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Instrumental Music of the Baroque Era
Transcript of Instrumental Music of the Baroque Era
sonata da chiesa: church sonata
sonata da camera: chamber sonata
trio sonata Instrumental Music of the Baroque Era Several orchestral instruments were important in Baroque Music The harpsichord provided harmony for most instrumental works. Solo music was also composed for it. Compare the sound of the harpsichord with the more modern piano The flute was similar to the recorder of today.
Trumpets had no valves
Violin strings were made of different materials and the bows were slightly different Some works used an ostinato or ground bass
(a short persistently repeated bass line) In Pachelbel's canon in D the ostinato is presented at the beginning and continues throughout the piece Suites of were common.
They could be for harpsichord alone or
for a group of instruments. Stylized dances were new compositions written to mimic the style of dances popular in a previous time period (In this video, the Hornpipe is over at 3:08, and minuet begins) Hornpipe from Water Music - Handel stylized dances Sonata was an instrumental work for one or two instruments A Sonata de chiesa Sonata de camera serious church sonata chamber sonata
consisted of dance movements Trio Sonata a favorite among many Baroque composers consisted of 4 parts
Those parts were typically
continuo* Sonata movements were often short and alternated between fast and slow *harpsichord plus other bass instruments Instrumental music of this era often used generic titles (concerto, sonata). To tell them apart they are usually identified by an opus number (Op.) Terms to remember: stylized dance music
canon For more information, see textbook glossary or http://www.music.vt.edu/musicdictionary/ http://en.wikipedia.org/wiki/Opus_number Concerto a contrast between
groups of different sizes Concerto Grosso smaller group tutti larger group Concerto Consists of 3 movements:
fast ritornello most common concerto form main theme alternates with contrasting section concerto grosso performed without a conductor This is a trio sonata for r recorder, violin, and basso continuo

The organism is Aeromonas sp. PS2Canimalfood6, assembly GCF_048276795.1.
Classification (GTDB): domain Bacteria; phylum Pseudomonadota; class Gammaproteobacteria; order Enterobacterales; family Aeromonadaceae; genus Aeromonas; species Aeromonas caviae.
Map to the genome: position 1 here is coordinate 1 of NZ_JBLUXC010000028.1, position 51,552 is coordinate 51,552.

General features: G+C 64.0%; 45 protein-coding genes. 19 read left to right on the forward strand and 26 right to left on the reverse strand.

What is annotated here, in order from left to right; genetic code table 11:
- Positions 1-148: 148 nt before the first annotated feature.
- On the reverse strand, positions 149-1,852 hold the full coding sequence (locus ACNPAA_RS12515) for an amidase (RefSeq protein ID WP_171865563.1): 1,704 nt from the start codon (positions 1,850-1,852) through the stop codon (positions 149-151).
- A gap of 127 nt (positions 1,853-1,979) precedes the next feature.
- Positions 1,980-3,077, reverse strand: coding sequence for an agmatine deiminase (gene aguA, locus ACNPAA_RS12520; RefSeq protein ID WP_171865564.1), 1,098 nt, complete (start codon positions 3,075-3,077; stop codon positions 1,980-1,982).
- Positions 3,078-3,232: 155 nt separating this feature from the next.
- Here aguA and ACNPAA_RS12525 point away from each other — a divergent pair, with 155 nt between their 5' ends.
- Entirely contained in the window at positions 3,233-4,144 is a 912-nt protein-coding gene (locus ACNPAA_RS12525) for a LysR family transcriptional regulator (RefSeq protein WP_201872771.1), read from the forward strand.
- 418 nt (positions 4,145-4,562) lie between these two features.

Compare the slow and fast movements of this trio sonata
Notice that the fast movements are not all the same tempo Bach Brandenburg Concerto 5, mvt 3 Program Music instrumental music associated with an idea or story
did not become popular until 19th century The first movement ends at 3:21, but I encourage you to listen to the whole thing. Spring "Allegro-Largo-Allegro" (The Four Seasons) solo concerto Vivaldi Fugue instrumental work (typically for organ) the presents a theme (subject) and a contrasting theme (countersubject) in imitating voices. The subject and countersubject usually have distinctive characteristics. Toccata and Fugue in D Minor, BWV 565 Bach Follow along with p.126 or active listening guide Other keyboard forms chorale variation based on a chorale melody, variations are added with each repetion chorale prelude contrapuntal piece for organ based on a chorale melody passacaglia theme stated in the bass and then repeated while new voices add variations of the original melody prelude simple refers to a short piece of instrumental music supplemental listening: Bach's passacaglia in C minor Features of Baroque Music Melody Expressive reciting style (recitative) in vocal music
continuous, spinning quality Rhythm strongly metrical
regular patterns of beats (except recitatives) Textures polyphonic (contrapuntal) and homophonic Harmony tonal (major and minor)
basso continuo in many works Dynamic Levels Loud and soft (little in betweens, no extremes)
terraced dynamics http://www.music.vt.edu/musicdictionary/textt/terraceddynamics.html Performance media Accompanied vocal solos and choral pieces
harpsichord and pipe organ
small instrumental ensembles Forms A B (binary)
A B A (ternary)
Fugue Genres Oratorio, Cantata
Sonata, trio sonata
Short organ works Vocal Instrumental D. Scarlatti, Sonata in D minor k 517 D. Scarlatti, Sonata in D minor k 517